Réunion swamphen

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Réunion swamphen
Porphyrio coerulescens.png
Hypothetical restoration by John Gerrard Keulemans, 1907

Extinct  (18th century) (IUCN 3.1)[1]
Scientific classification
Kingdom: Animalia
Phylum: Chordata
Class: Aves
Order: Gruiformes
Family: Rallidae
Genus: Porphyrio
Species: P. coerulescens
Binomial name
Porphyrio coerulescens
(Selys, 1848)
Former range (encircled)

Apterornis coerulescens Selys, 1848
Cyanornis erythrorhynchus Bonaparte, 1854

The Réunion swamphen, Réunion gallinule or oiseau bleu (Porphyrio coerulescens) is a hypothetical species of extinct rail from Réunion, Mascarenes only known from reports of travellers.


The possibly similar Takahē

It is quite certain that such a bird once was present on the island. Six reports attest to its existence, and the genus Porphyrio is known as a colonizer of oceanic islands, having evolved into many local endemic species, of which only the takahē is still found to be extant nowadays.

In 1848, Sélys Longchamps placed the Réunion swamphen in the genus Apterornis, wherein he also included the Réunion solitaire and the red rail, but the name was preoccupied by Aptornis, a bird described by Richard Owen in 1844.[2]

In November 1974, it was attempted to find possible fossil localities on the Plaine des Cafres. No caves or other promising locations were found, and it was determined that the attempt to prove the existence of this bird would have to wait pending a more thorough mapping of the area.


The bird was a bit larger than a chicken, or between a purple swamphen and a takahē in size, and of entirely dull blue coloration, with a red beak and feet.

Dubois' description is as follows (translated from French):

Oyseaux bleus: As big as the Solitaires; they have the plumage entirely blue, the beak and the feet red and made like those of fowls; they do not fly at all, but run extremely quickly, so that a dog can hardly catch them; they are very good.[3][4]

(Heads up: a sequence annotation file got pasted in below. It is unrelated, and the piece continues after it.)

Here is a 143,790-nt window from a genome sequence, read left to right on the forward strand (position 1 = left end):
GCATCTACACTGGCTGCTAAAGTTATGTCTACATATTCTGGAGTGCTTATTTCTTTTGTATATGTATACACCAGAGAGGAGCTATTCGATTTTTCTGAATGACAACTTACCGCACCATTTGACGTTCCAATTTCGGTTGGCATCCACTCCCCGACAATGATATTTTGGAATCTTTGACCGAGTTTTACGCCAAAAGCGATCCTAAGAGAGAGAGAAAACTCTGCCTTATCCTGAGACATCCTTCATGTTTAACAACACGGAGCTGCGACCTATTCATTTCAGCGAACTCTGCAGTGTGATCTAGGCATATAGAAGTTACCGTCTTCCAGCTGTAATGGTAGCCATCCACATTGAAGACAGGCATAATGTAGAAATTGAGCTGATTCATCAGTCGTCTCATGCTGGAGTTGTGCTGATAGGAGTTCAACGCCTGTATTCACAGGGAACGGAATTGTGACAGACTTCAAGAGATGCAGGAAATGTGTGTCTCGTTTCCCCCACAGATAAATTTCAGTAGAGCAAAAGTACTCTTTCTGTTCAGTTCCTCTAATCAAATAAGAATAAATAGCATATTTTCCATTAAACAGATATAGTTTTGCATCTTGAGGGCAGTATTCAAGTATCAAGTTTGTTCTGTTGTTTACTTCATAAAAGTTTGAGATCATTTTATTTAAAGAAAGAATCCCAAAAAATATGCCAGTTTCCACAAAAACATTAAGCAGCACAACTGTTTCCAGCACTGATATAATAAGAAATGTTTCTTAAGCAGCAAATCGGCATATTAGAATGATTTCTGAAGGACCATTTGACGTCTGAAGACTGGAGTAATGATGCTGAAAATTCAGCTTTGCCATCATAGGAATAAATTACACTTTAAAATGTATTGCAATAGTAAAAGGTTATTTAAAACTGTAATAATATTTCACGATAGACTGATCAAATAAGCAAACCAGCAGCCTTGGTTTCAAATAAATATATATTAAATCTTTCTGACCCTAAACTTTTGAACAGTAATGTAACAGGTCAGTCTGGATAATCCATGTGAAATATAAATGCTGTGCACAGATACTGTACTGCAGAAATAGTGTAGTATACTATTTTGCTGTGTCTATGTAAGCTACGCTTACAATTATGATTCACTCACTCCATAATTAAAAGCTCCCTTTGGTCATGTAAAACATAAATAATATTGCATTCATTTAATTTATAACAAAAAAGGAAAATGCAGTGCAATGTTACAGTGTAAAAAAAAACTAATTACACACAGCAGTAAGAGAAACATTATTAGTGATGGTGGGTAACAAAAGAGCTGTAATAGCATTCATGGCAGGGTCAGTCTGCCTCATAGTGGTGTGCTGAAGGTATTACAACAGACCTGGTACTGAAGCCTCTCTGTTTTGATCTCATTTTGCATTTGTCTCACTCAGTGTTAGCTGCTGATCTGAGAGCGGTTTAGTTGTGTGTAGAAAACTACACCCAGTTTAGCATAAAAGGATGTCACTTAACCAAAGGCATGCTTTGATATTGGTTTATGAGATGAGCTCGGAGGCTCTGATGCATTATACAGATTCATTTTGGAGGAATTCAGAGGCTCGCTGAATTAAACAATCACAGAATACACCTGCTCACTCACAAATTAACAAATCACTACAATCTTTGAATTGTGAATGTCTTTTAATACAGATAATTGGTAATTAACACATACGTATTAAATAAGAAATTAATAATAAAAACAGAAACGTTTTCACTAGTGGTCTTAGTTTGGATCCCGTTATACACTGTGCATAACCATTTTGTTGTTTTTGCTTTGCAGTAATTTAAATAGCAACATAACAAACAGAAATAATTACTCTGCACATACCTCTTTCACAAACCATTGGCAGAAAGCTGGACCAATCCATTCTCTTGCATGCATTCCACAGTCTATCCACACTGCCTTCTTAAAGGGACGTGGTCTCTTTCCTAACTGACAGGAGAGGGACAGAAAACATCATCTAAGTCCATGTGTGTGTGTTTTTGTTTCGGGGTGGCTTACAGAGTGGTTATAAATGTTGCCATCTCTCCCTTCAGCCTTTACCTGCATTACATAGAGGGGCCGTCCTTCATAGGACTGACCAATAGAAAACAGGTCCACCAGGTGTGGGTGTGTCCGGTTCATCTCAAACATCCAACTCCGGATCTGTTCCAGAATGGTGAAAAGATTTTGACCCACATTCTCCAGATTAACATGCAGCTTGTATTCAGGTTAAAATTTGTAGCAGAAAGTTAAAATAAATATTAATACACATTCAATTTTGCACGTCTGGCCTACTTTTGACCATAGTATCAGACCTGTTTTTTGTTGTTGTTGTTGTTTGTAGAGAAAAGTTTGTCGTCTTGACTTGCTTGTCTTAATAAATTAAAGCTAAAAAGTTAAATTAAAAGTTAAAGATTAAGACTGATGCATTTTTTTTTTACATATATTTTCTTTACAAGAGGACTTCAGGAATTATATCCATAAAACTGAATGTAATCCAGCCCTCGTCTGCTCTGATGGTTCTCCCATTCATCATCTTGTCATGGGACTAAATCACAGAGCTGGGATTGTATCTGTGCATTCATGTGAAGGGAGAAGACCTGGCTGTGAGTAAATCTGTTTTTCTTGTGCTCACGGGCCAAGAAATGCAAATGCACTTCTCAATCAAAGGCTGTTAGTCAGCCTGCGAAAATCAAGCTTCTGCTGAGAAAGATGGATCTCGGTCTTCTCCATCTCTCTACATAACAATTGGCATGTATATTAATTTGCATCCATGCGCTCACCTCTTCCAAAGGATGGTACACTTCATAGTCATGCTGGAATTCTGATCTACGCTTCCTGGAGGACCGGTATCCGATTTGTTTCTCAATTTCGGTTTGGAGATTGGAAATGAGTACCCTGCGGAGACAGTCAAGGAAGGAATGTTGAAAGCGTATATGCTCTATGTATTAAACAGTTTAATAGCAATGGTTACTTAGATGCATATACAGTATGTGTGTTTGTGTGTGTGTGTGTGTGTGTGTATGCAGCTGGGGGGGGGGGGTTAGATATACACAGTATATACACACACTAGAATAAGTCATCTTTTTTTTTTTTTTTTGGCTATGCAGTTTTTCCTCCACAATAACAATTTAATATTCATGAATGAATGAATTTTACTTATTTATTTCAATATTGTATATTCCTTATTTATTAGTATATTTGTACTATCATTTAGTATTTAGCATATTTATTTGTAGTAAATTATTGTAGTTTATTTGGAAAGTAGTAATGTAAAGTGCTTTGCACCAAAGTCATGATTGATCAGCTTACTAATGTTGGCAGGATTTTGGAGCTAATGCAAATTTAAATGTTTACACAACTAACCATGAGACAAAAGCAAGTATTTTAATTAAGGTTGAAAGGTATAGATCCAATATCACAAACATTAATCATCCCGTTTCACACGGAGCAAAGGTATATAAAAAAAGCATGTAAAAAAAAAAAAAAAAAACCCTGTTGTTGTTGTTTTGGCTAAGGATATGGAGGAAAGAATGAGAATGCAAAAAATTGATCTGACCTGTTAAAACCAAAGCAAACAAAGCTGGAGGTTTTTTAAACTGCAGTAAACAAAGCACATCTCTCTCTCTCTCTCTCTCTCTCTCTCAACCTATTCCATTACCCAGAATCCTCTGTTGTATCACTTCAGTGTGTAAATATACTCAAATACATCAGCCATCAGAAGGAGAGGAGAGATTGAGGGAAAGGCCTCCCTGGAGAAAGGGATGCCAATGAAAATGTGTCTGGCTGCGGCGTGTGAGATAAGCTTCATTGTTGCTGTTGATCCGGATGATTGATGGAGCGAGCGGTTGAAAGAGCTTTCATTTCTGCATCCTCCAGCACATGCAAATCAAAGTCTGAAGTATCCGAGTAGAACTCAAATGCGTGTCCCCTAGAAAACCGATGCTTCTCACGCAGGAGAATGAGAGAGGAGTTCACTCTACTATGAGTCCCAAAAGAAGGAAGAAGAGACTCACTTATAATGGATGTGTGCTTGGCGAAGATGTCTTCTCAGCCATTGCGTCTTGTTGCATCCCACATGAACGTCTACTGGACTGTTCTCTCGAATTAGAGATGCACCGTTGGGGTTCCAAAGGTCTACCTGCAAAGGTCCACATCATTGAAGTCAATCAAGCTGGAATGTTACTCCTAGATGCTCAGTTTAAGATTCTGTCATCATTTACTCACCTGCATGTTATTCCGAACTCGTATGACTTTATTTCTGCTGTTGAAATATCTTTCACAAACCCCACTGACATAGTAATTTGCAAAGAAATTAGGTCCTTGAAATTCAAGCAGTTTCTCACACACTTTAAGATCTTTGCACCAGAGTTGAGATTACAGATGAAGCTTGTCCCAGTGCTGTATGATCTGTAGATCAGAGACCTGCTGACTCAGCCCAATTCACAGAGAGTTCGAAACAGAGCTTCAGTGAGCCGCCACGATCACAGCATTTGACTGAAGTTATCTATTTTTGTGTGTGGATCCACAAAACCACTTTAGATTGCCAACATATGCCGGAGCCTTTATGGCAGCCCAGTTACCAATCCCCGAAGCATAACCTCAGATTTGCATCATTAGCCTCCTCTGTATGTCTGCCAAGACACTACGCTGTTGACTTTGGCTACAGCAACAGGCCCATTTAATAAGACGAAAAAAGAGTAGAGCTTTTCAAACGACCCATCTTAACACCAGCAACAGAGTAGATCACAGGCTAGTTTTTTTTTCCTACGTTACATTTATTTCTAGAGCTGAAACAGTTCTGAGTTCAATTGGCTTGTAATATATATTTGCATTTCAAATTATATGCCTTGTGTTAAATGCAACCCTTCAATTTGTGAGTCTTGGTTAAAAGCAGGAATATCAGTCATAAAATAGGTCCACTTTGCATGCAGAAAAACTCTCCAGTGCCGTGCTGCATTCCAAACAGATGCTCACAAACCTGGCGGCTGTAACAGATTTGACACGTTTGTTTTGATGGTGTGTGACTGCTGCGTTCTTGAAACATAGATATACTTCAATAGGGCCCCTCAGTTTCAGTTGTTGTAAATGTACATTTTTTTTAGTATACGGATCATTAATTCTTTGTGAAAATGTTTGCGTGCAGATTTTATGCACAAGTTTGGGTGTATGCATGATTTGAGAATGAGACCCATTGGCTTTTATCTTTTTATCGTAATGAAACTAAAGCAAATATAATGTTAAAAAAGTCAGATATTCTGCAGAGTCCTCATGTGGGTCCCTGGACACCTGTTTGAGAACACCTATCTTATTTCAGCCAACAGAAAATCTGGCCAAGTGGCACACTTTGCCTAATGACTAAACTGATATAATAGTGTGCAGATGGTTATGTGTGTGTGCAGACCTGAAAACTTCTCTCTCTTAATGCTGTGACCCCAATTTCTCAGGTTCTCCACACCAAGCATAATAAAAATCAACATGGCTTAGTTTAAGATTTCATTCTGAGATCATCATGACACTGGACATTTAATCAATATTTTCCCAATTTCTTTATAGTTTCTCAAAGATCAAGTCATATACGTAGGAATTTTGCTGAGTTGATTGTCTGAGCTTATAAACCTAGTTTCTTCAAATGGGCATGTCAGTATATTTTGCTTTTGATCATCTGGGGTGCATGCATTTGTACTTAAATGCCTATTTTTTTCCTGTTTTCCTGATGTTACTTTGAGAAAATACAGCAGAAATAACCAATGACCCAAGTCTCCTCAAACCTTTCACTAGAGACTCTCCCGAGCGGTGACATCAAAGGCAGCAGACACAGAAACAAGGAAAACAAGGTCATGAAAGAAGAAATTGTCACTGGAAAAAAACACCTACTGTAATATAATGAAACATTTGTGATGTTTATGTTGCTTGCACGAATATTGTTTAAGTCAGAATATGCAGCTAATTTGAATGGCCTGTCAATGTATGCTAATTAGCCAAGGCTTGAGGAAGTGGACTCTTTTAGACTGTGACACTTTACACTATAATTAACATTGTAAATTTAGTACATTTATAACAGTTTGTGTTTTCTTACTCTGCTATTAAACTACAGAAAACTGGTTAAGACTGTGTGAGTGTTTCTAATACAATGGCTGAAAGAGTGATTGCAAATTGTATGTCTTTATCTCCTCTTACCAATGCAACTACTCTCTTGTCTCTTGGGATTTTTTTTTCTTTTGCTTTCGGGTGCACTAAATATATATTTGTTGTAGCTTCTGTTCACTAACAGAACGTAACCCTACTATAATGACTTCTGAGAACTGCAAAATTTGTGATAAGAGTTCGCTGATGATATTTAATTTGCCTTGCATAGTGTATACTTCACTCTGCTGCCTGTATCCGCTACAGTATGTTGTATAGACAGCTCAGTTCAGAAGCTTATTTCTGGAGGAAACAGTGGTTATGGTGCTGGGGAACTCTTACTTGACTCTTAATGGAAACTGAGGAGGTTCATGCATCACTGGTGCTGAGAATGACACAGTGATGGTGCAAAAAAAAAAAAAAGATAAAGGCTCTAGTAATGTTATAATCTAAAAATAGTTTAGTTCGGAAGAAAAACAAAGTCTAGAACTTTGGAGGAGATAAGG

Forested mountain area on Réunion, 2006

The bird is attested to have exclusively occurred on the Plaine des Cafres, the high plateau of Réunion between the Piton des Neiges and the Piton de la Fournaise, from 1700 on at least (Dubois gives no locality information, but all other authors restrict the bird to the plateau). The missionary Père Brown's testimony of 1724 is generally believed to be the last unequivocal record of the bird, but an anonymous British naval officer reports stories about birds limited to the high plateau that can be killed with sticks in 1763.

The various reports disagree about whether this bird was considered good eating; most species of Porphyrio are generally considered to have a rather disagreeable taste. Especially in the light of Jean Feuilley's 1705 report, it seems that adult birds were not usually hunted at least part of the year. This, and the remoteness of its habitat, perhaps explains why the birds were able to persist for longer than most other Réunion endemics, which were extinct by 1700. Since the 1763 report is very unspecific and could as well refer to petrels or shearwaters, it is generally assumed that the Réunion swamphen was extinct by 1730. As the area where it occurred was not yet being cleared for cultivation, introduced predators and hunting by escaped slaves who took to the mountains are probably the reasons for its disappearance.


  • de Sélys Longchamps, Edmond (1848): Résumé concernant les oiseaux brévipennes mentionnés dans l'ouvrage de M. Strickland sur le Dodo. Rev. Zool. 1848: 292-295. [Article in French]